The Swiss bank and wealth manager takes a look at the region's technology sector and it's challenges and potential.
The Middle East will be the “next major digital frontier market within global tech,” according to UBS – the sector is already growing at twice the pace of the global counterpart as a whole.
The Swiss delves into trends shaping technology in the Middle East, an area whose wealth has traditionally been based on energy. The author is Sundeep Gantori, equity strategist at UBS Global Wealth Management Chief Investment Office
“We estimate the Middle East’s digital economy will grow from $180 billion in 2022 to $780 billion in 2030, or roughly 20 per cent per year…our estimates may prove to be conservative as the digital economy penetration as a percentage of the region’s GDP is expected to rise from 4.1 per cent in 2022 to 13.4 per cent in 2030, which is still below today’s 15 per cent or so penetration levels in advanced economies like the US,” it said.
(Graphic taken from UBS document)
As noted in this article about Middle East family offices and AI technology, the region has considerable potential for tapping into trends already strong in Asia-Pacific, Western Europe and North America, for example.
The Swiss bank, which said investment opportunities outweigh risks, regards software, the internet, and data centres as “standouts,” together with diversified opportunities through the venture capital/private equity space for capturing early stage growth and cybersecurity for managing data privacy risks. Funding for startups and unlisted companies in the Middle East hit $13.6 billion in 2022, the bank said, citing figures from CB Insights.
The Middle East hasn’t escaped the chilling impact of rising interest rates, a force that has affected venture capital and parts of the private markets' space. The Middle East’s tech funding was “flat” compared with 2021 (down 2.1 per cent on a year earlier. UBS said that outcome was “very impressive” considering that global tech funding slumped by more than a third (35 per cent).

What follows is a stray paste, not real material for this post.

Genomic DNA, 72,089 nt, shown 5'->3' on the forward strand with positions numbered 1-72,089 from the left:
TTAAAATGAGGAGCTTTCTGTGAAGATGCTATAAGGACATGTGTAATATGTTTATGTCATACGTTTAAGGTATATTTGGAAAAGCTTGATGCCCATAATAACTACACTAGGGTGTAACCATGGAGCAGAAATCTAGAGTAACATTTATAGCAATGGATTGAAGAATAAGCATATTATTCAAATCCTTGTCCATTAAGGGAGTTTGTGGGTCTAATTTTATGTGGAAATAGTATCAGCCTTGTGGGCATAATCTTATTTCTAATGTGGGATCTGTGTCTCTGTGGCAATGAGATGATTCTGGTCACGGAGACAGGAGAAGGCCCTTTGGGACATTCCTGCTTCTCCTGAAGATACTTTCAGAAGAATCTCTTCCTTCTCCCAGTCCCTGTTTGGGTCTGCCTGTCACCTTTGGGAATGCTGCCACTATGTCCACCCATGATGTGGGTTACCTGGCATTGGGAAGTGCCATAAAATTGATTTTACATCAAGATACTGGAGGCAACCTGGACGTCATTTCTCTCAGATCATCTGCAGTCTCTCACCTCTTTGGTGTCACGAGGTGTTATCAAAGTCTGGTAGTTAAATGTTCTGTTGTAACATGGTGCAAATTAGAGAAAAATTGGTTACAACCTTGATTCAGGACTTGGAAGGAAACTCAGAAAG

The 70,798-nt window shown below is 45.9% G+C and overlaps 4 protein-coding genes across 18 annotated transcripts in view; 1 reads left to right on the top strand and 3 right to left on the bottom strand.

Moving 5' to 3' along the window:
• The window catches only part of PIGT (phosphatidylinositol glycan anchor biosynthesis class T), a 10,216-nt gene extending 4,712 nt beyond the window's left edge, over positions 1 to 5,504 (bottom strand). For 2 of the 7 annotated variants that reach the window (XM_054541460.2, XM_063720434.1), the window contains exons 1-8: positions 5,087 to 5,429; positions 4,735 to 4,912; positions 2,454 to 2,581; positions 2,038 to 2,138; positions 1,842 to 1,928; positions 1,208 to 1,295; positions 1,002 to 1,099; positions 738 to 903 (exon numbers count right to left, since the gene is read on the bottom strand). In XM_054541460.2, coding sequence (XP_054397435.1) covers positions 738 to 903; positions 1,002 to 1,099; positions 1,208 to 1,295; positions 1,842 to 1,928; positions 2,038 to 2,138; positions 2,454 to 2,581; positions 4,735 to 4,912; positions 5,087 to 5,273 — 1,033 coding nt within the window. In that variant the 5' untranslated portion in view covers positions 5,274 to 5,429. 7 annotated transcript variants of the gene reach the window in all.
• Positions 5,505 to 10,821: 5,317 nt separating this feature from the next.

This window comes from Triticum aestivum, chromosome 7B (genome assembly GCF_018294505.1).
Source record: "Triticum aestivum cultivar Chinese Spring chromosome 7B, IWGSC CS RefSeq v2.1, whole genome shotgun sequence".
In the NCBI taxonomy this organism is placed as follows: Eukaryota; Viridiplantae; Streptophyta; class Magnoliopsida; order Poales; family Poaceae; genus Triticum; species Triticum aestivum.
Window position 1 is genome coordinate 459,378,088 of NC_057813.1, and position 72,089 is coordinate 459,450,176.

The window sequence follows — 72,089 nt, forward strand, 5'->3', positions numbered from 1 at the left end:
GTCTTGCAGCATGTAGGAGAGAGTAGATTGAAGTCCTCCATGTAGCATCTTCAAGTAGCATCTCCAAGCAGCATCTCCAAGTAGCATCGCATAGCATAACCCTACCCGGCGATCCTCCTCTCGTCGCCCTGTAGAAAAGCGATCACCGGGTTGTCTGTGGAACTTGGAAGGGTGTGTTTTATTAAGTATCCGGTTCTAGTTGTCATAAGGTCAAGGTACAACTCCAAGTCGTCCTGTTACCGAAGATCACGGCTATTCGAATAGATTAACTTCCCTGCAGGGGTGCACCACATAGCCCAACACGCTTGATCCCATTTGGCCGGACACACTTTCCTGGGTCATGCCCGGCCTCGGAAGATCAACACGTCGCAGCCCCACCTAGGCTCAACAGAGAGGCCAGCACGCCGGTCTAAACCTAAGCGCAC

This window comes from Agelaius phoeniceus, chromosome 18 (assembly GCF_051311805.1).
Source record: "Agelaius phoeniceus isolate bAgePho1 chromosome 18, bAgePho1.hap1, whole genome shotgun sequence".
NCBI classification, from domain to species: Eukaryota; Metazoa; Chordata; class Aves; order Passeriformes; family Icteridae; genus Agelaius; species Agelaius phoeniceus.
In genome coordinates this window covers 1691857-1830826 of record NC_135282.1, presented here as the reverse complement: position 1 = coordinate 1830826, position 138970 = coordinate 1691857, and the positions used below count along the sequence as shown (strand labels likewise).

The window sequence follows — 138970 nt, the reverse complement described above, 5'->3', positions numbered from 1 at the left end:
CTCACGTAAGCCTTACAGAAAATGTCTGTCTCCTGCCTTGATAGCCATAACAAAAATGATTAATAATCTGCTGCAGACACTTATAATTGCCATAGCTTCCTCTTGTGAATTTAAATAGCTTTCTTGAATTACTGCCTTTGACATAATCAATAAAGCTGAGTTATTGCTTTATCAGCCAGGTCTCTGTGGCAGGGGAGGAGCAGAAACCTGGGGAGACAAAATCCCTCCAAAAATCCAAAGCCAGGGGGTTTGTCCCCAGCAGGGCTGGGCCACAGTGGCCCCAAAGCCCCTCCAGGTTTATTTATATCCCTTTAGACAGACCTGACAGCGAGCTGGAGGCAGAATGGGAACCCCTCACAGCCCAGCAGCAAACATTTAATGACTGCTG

“While we may need to wait for a few more months to get the full-year data, we believe 2023 is a challenging year given the still tough environment for global tech funding, in particular in 1H . But the good news is that green shoots are emerging thanks to the spiking interest around AI and hopes of a revival in key internet segments like e-commerce and digital advertising in the region,” it said.
“As a result, we believe we are close to a bottom in tech funding in the Middle East as we believe the strong growth outlook for the region’s digital economy over the decade should attract solid investor interest including from local technology and telecom players, sovereign wealth funds, and major global VC/PE funds over the coming quarters,” it continued.
“With the Middle East accounting for only 2 to 3 per cent of global VC/PE tech funding today (based on data from CB Insights), the region’s strong 20 per cent [per annum] growth outlook for information technology should attract more investments going forward, which, in our view, provides good investment alternatives for global growth-based investors beyond major listed tech companies globally,” UBS said.
There are risks to consider, UBS said.
“Regulations are a global issue but more so in the Middle East as the region’s early stages of evolution may present risks around managing antitrust, competition, labour and pricing related regulations. Talent is another issue as the region needs to build a robust home-grown talent base including a solid developer ecosystem that matches other global talent pools in Silicon Valley, China, and India. The path to profitability is another risk for investors considering investments in profitless startups in the Middle East as there will be an ongoing tug of war between focus on growth and profitability as we see many trade-offs,” it said.
“This is not a risk specific to the Middle East but given significant growth will originate from smaller startups in the next few years, investors should manage these issues.
“Additionally, geopolitical tensions between the US and China highlight the need for the Middle East to be self-sufficient. At the moment, the region relies a lot on the West for critical technologies like semiconductors and software, so we see both challenges and opportunities as the region strives to be self-sufficient. Among all the risks, data privacy is a pressing one given the region’s high vulnerability to cybersecurity breaches,” it said.
UBS referred to figures from IBM Security and Ponemon Institute, saying that the cost of a data breach in the Middle East is 8.07 million in 2023, up 8.2 per cent from $7.46 million in 2022. “This is alarming given the cost in 2023 is not only well above the global average of $4.45 million, but also the increase of 8.2 per cent is sharp compared to the global average of 2.3 per cent. The good news is that Middle Eastern tech companies have realised the importance of cybersecurity and are starting to step up investments, which also provides interesting investment opportunities,” it added.